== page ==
I don't know how many times, over the years, I've had a student reject a recommended book by saying: "I've already seen the film". With this in mind, TRAC's latest book list is focused on books which will be making their way to the big screen soon. If you are the type of reader who won't read a story once the plot has been "spoiled" for you, then we would like to alert you so that you can get to the book first.
Some of the books on our list, for instance DUFF and The Seventh Son (based on Joseph Delaney's The Last Apprentice/Wardstone Chronicles series) will be released in the next few weeks. (Both films have recently been released in the US). Others, like John Green's Paper Towns will be part of the summer film schedule targeted at teenagers. Then there are the complex fantasy worlds of popular YA novels like Mark Frost's The Paladin Prophecy and James Patterson's Maximum Ride series. These books have been "in development" for a while, and may continue to languish in Hollywood purgatory throughout 2015.
I never have the "book vs film" problem for a variety of reasons. If I see the film first, and like it, then I'm always keen to read the book and fill in all of the extra details. No film, no matter how long, can ever be as comprehensive as a book. Years after I began seeing the Harry Potter films with my (then) young children, I read the books. Even though the films do a faithful, even magical, job of bringing the stories to life -- I still preferred the books -- which felt so much more "complete" in their detail. There are a few films which manage to improve on their source material, but the majority of them don't in my opinion.
Unlike many readers (or film-goers, for that matter), I don't read primarily for plot and the story isn't ruined for me if I already know what happens. I actually enjoy seeing how the book and film versions may differ, rather than being annoyed by changes. Perhaps I'm in the minority in this opinion, though. My daughter hates it when anyone "spoils" the plot for her, and a casting decision which strays from the written description of a character can send her into a frenzy of complaint.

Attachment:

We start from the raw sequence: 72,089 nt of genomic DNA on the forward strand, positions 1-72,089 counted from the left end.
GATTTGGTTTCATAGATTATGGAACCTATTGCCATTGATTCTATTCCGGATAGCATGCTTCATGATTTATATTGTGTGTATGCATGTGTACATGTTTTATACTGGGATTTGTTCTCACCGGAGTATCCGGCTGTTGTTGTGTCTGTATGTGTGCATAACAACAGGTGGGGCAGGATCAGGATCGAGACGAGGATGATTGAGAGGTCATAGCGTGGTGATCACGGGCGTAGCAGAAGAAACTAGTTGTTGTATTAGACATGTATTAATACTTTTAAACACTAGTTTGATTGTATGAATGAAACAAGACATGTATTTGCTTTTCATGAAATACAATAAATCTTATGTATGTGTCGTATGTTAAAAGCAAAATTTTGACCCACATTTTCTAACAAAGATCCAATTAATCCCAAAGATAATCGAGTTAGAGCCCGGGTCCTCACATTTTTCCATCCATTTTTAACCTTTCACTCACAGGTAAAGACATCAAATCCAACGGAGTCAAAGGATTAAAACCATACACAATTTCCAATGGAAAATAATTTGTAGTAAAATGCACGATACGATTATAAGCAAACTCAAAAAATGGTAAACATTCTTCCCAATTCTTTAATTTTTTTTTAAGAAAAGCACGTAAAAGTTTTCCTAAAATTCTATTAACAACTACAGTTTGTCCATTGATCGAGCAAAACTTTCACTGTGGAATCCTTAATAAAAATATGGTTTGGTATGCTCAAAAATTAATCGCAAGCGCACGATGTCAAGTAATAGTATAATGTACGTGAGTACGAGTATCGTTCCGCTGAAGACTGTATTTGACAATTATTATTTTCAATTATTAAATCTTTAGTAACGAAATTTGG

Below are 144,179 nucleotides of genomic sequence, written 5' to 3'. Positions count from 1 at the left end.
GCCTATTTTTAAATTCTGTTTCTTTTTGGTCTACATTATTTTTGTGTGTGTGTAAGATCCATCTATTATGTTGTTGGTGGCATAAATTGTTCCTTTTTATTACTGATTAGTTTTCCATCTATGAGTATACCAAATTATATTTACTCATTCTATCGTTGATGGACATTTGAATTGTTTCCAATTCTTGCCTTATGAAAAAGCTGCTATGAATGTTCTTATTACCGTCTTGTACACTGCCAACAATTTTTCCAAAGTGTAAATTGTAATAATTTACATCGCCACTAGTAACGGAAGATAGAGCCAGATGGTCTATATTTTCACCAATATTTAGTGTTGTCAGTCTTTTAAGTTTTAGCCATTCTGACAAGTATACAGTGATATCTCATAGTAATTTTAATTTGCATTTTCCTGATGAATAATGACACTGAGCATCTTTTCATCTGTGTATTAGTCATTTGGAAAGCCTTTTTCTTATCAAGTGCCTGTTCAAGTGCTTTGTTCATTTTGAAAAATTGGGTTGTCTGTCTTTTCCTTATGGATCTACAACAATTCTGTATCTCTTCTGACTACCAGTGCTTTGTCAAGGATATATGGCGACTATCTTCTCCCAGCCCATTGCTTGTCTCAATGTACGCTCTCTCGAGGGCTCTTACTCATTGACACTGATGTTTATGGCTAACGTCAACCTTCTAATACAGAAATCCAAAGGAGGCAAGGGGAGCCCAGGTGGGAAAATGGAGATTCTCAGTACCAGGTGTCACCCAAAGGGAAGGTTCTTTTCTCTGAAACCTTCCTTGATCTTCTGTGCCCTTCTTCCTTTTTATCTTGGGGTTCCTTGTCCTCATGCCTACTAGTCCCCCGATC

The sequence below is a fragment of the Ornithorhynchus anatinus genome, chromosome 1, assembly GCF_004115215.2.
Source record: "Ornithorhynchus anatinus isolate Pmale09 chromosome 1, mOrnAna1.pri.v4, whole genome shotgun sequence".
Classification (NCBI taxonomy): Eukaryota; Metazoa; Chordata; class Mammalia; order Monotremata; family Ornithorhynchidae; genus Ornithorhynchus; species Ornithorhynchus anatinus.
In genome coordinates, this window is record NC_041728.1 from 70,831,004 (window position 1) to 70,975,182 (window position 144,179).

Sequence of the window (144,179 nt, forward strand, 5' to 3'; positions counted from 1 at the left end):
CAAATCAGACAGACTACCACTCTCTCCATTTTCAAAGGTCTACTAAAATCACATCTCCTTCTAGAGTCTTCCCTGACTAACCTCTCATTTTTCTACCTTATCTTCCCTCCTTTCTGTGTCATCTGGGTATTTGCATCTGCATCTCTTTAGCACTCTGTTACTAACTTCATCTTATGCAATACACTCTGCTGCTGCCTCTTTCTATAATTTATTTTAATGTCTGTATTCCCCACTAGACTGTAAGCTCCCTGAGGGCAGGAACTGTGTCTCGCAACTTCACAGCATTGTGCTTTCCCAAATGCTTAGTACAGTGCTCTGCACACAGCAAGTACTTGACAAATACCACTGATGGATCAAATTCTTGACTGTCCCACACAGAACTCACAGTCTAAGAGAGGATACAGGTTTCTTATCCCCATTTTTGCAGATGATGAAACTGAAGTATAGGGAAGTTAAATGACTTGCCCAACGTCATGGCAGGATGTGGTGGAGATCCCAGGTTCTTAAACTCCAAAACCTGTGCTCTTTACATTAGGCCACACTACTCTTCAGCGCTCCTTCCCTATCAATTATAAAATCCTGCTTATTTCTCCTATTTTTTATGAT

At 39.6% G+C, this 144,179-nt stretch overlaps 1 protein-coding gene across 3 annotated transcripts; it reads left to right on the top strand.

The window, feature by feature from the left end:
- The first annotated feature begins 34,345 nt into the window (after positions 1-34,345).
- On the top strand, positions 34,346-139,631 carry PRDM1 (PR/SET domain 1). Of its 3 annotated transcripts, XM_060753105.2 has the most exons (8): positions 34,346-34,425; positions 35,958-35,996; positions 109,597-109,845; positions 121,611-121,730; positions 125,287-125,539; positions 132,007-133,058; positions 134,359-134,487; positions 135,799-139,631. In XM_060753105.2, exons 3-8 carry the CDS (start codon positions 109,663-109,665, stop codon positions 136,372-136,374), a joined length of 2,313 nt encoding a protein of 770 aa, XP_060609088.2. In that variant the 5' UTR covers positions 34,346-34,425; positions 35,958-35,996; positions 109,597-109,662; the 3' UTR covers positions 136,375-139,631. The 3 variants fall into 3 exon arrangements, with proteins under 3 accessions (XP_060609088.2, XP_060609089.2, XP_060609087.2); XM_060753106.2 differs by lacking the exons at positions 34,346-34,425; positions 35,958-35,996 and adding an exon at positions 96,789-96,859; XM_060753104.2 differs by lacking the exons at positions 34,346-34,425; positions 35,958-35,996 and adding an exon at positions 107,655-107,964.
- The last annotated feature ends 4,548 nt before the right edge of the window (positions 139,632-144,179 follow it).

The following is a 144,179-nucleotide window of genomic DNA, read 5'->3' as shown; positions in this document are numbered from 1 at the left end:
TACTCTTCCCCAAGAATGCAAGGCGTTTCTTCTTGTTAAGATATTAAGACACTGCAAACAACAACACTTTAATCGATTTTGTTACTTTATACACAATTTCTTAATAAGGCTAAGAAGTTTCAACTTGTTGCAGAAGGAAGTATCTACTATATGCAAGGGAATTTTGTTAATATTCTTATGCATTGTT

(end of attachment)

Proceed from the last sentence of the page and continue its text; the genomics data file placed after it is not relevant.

Most films made from popular series (The Hunger Games, Divergent, etc) tend to be pretty faithful to their source material -- presumably to avoid reader revolt. But it also depends on authorial clout, which tends to be proportional to the novel's success.
Lesser-known novels can get so bent out of shape by the movie-making process that their storyline and/or characters are nearly unrecognisable. DUFF is a good example of this kind of book-to-film transformation. Written by an 18 year-old author named Kody Keplinger, DUFF (the book) has an edginess and a darkness that the film definitely lacks. Dysfunctional parents are an important element in the book's plot. Main characters Bianca and Wesley both have absentee parents; his are removed from their children's lives, and Bianca's are major emotional liabilities. The film makes the main characters next-door neighbours and almost entirely remove the parents from the plot; the entire dynamic of Wesley and Bianca's friendship/courtship is changed. In the book, frankly casual sex is presented as an escape mechanism from emotional problems. I can understand why the film-makers smoothed down the rough edges, and made the story more acceptable for a younger audience, but it is hardly the same story. Sex is taken out of the equation in the film, with social media providing whatever conflict still exists in the plot . . . and it's not much. You might enjoy the film, which is rather sweet and silly; but it's no substitute for the book. In my opinion, that is nearly always the case.